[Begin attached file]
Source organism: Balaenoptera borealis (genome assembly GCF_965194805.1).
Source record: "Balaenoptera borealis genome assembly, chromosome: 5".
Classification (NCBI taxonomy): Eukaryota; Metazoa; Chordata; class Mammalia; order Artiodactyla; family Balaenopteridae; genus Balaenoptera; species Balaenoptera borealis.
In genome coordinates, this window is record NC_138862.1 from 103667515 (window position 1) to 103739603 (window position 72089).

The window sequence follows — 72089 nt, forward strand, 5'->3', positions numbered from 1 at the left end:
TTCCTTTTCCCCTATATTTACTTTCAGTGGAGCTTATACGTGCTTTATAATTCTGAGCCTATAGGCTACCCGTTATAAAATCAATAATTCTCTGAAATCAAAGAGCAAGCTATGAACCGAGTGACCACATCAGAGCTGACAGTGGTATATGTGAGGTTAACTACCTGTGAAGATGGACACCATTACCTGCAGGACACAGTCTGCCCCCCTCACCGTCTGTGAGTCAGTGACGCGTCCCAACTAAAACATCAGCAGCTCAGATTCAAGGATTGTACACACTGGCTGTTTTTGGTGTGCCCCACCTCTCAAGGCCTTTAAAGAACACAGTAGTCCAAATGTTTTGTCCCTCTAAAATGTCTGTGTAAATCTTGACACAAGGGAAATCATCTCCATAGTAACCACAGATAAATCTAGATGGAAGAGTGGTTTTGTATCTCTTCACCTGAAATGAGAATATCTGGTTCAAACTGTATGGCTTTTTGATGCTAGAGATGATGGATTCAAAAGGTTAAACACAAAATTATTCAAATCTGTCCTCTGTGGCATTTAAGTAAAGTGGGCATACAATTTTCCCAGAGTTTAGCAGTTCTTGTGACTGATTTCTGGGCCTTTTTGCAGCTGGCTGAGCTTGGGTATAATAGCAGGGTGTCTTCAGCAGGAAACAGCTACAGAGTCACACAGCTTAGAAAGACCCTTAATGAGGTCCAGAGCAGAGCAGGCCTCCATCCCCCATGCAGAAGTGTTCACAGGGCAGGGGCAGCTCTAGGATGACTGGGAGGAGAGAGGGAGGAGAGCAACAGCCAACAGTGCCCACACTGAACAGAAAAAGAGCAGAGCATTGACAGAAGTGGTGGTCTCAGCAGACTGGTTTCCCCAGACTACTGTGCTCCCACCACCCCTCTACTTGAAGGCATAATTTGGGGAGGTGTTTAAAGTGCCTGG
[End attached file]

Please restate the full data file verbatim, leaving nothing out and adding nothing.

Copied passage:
Source organism: Balaenoptera borealis (genome assembly GCF_965194805.1).
Source record: "Balaenoptera borealis genome assembly, chromosome: 5".
Classification (NCBI taxonomy): Eukaryota; Metazoa; Chordata; class Mammalia; order Artiodactyla; family Balaenopteridae; genus Balaenoptera; species Balaenoptera borealis.
In genome coordinates, this window is record NC_138862.1 from 103667515 (window position 1) to 103739603 (window position 72089).

The window sequence follows — 72089 nt, forward strand, 5'->3', positions numbered from 1 at the left end:
TTCCTTTTCCCCTATATTTACTTTCAGTGGAGCTTATACGTGCTTTATAATTCTGAGCCTATAGGCTACCCGTTATAAAATCAATAATTCTCTGAAATCAAAGAGCAAGCTATGAACCGAGTGACCACATCAGAGCTGACAGTGGTATATGTGAGGTTAACTACCTGTGAAGATGGACACCATTACCTGCAGGACACAGTCTGCCCCCCTCACCGTCTGTGAGTCAGTGACGCGTCCCAACTAAAACATCAGCAGCTCAGATTCAAGGATTGTACACACTGGCTGTTTTTGGTGTGCCCCACCTCTCAAGGCCTTTAAAGAACACAGTAGTCCAAATGTTTTGTCCCTCTAAAATGTCTGTGTAAATCTTGACACAAGGGAAATCATCTCCATAGTAACCACAGATAAATCTAGATGGAAGAGTGGTTTTGTATCTCTTCACCTGAAATGAGAATATCTGGTTCAAACTGTATGGCTTTTTGATGCTAGAGATGATGGATTCAAAAGGTTAAACACAAAATTATTCAAATCTGTCCTCTGTGGCATTTAAGTAAAGTGGGCATACAATTTTCCCAGAGTTTAGCAGTTCTTGTGACTGATTTCTGGGCCTTTTTGCAGCTGGCTGAGCTTGGGTATAATAGCAGGGTGTCTTCAGCAGGAAACAGCTACAGAGTCACACAGCTTAGAAAGACCCTTAATGAGGTCCAGAGCAGAGCAGGCCTCCATCCCCCATGCAGAAGTGTTCACAGGGCAGGGGCAGCTCTAGGATGACTGGGAGGAGAGAGGGAGGAGAGCAACAGCCAACAGTGCCCACACTGAACAGAAAAAGAGCAGAGCATTGACAGAAGTGGTGGTCTCAGCAGACTGGTTTCCCCAGACTACTGTGCTCCCACCACCCCTCTACTTGAAGGCATAATTTGGGGAGGTGTTTAAAGTGCCTGG